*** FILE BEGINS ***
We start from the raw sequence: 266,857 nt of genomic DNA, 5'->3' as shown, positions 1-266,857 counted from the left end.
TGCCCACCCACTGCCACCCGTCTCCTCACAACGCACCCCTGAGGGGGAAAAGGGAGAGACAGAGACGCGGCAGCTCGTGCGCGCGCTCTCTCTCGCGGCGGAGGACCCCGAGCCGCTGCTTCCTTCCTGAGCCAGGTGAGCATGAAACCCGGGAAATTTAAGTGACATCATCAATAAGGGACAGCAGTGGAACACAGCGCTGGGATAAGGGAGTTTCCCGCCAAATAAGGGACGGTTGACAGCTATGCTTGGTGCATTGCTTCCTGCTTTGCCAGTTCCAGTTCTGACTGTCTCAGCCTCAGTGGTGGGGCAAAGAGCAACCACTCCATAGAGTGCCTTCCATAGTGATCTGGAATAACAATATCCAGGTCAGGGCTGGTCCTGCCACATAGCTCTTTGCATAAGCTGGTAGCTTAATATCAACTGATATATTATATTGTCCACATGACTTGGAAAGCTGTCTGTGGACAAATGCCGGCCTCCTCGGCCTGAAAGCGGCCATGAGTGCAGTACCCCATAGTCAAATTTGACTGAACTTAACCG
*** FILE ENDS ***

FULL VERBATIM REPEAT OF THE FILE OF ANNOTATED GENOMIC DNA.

We start from the raw sequence: 266,857 nt of genomic DNA, 5'->3' as shown, positions 1-266,857 counted from the left end.
TGCCCACCCACTGCCACCCGTCTCCTCACAACGCACCCCTGAGGGGGAAAAGGGAGAGACAGAGACGCGGCAGCTCGTGCGCGCGCTCTCTCTCGCGGCGGAGGACCCCGAGCCGCTGCTTCCTTCCTGAGCCAGGTGAGCATGAAACCCGGGAAATTTAAGTGACATCATCAATAAGGGACAGCAGTGGAACACAGCGCTGGGATAAGGGAGTTTCCCGCCAAATAAGGGACGGTTGACAGCTATGCTTGGTGCATTGCTTCCTGCTTTGCCAGTTCCAGTTCTGACTGTCTCAGCCTCAGTGGTGGGGCAAAGAGCAACCACTCCATAGAGTGCCTTCCATAGTGATCTGGAATAACAATATCCAGGTCAGGGCTGGTCCTGCCACATAGCTCTTTGCATAAGCTGGTAGCTTAATATCAACTGATATATTATATTGTCCACATGACTTGGAAAGCTGTCTGTGGACAAATGCCGGCCTCCTCGGCCTGAAAGCGGCCATGAGTGCAGTACCCCATAGTCAAATTTGACTGAACTTAACCG